In every spare moment, you have been aching to know the origin story of Lizardinlaw. I know this. Who knows what evil lurks in the hearts of men? Oh. That's the Shadow, not me.
My little sister was diagnosed with breast cancer a few months after getting engaged, apparently publicly online, to some "noder" Brit. He had flown over to California, she had flown to England and they jumped over a damn broom. They both wrote on some weird fucking ass writing site called E2 and that is where they met.
My sister called me after her MRI. "Katy, I saw the films. One side looks like white netting and the other doesn't have any! I'll have to have a mastectomy, won't I?"
"Yes. If they look that different, yes." I am a family practice doctor. I don't read breast MRIs either. But if they look that different, yes, bad.
The British noder was Wertperch, aka Kevin. He dropped everything and flew over when Grundoon got the news. She was scheduled for a mastectomy. I flew down for the week of the mastectomy.
And met Wertperch. Now, he is a nice person, so his version is no doubt different. I felt rather like a cat that is in a strange place under stressful conditions, meeting another usurper cat. Stiff-legged and fur a bit on end, that's me.
I also felt useless. I was at Grundoon's house, here's my support, and we're sort of waiting for the big event, mastectomy, ick, on Thursday. So I needed something to do and being an introvert, I cannot talk to a stranger continuously. Yuk, strangers, and worse yet, a stranger engaged to my sister.
Luckily, my niece's room was trashed. A shelf full of clothes had fallen down and the room was rather knee deep. I am a terrible packrat, but pale in comparison to my parents. My daughter does not have the packrat gene and has been ruthless about getting rid of stuff since age 2.5. She considers me a trial. My niece has the gene.
I asked for permission and started cleaning up the room. My niece was with her father. There were lots of clothes, multiple sizes and intermixed with toys. I love toys. I played with everything and organized it. I started finding lizards.
They were the shiny rubbery lizards which probably are made of toxic chemicals and off-gas, but I love them anyhow. I made a lizard pile. A sensible person would probably have tossed them, but I have a deep silly streak that I attempt to hide when I'm doctoring. Mostly.
I made nice progress on the room and had a pile of five lizards and a frog. Now what?
The next day, Wertperch got something out of the rather full refrigerator. He pulled out a lizard, looked at it blankly and put it on the counter. Grundoon did not see this. I squirreled the lizard for later. That afternoon, he pulled out another leftover container and again found a lizard. He showed Grundoon, "Why are there lizards in the leftovers?"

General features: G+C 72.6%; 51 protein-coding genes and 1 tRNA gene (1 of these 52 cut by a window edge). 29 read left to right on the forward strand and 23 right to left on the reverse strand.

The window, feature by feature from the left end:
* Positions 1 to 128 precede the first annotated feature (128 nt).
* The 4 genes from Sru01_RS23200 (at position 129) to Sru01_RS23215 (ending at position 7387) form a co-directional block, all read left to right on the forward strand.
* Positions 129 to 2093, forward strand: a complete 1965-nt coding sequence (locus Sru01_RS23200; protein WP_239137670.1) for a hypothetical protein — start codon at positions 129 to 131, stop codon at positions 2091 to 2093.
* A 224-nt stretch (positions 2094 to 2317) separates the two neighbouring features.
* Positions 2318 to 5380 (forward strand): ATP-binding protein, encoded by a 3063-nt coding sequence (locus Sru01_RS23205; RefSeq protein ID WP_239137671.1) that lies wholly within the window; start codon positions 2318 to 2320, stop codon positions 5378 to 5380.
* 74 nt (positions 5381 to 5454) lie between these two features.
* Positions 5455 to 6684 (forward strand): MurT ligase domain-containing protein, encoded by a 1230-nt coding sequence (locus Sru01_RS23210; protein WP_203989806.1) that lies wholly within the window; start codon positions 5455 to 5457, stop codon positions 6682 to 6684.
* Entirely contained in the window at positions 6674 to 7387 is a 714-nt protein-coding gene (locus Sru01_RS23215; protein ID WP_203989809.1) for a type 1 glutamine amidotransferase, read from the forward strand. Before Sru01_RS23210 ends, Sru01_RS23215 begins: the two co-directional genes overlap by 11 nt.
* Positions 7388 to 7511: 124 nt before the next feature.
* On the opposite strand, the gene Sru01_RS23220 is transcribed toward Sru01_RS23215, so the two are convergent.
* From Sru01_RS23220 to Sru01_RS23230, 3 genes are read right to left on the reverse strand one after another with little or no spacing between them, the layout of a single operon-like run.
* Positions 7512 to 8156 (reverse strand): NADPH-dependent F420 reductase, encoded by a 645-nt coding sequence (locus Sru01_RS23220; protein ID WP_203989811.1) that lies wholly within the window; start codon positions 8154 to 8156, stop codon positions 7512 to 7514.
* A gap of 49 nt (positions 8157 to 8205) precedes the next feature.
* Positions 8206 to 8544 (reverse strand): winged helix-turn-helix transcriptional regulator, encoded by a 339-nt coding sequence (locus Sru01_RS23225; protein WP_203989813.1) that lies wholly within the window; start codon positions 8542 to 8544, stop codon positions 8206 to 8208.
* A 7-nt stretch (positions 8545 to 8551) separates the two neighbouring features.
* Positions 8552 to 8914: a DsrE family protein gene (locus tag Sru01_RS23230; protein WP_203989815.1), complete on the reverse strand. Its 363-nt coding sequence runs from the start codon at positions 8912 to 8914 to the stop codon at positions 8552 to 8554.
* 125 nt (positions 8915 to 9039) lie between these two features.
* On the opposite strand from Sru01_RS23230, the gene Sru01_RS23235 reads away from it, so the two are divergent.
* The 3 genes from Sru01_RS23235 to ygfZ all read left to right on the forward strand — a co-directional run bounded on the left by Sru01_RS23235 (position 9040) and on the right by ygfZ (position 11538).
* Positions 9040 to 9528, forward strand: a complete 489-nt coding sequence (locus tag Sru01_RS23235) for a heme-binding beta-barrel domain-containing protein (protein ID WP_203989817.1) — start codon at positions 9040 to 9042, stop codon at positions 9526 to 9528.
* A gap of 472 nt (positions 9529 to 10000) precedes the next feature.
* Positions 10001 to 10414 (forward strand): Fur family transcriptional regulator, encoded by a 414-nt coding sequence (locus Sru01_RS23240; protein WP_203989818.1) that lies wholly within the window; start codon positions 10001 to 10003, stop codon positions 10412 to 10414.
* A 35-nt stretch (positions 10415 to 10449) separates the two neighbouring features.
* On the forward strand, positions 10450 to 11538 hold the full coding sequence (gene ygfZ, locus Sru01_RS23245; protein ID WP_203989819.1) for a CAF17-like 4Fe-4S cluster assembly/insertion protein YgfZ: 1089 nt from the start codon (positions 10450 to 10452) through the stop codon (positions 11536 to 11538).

"That would be my sister," quoth Grundoon, laughing. They dug around in the fridge and found them all eventually. We played with the lizards. We joked about regrowing a breast, just like a lizard regrows its tail.
The day before the mastectomy, I went to an art supply store. That night, we put vaseline all over Grundoon's chest and used casting material to make a cast of her chest. It was rather messy and funny and sad, too. Saying goodbye. We talked about making champagne glasses from the mold. It came out quite wonderfully.
The next day she was in surgery. One of the lizards came with us to the post-operative room, in a bag of potato chips. We had a very sweet kind nurse. Grundoon came through the surgery very well.
On the second evening, the kind nurse was back and a bit stressed. She'd gotten two post-operative patients at once and was running around.
We waited a bit and then Grundoon needed to call her. She came in looking anxious. "I'm feeling some swelling," said Grundoon, pointing to the bandage. Our nurse looked more anxious and began unwrapping the gauze. She took off a layer and then stared blankly at the shiny lizard on Grundoon's bandages.
"A lizard?" she said and we all started laughing. We told her about the lizards and gave it to her. Apparently it popped up all over the ward after that. A cleaning person came in and said, "Are you the lizard people?" Yes, we said, we definitely are the lizard people.
After that, Wertperch started introducing me as his lizardinlaw. We bought a hundred of the shiny lizards for their outdoor wedding and they were in the bouquet, the corsages and all over the beautiful yard. And a friend taught all the children to make long grass stem slipknots and slip them over the heads of the real lizards. By the time the reception was in full swing, most children were walking around with a plastic cup containing a small live lizard, all of whom were later freed.
With the help of Wertperch and Grundoon, I posted my first writeup on Everything2. I then was enveloped by the horrible computer electronic medical record at my job. The hospital went live with A4 in November of 2005 and it took me 3 years and two months to write a decent patient note. Tech support at our organization was nicely described by my nurse: "If there is a problem, it's a user problem." I was missing Grundoon terribly, so in Dec 2008 I returned to E2.
And that is the birth of a Lizardinlaw. Nuff' said.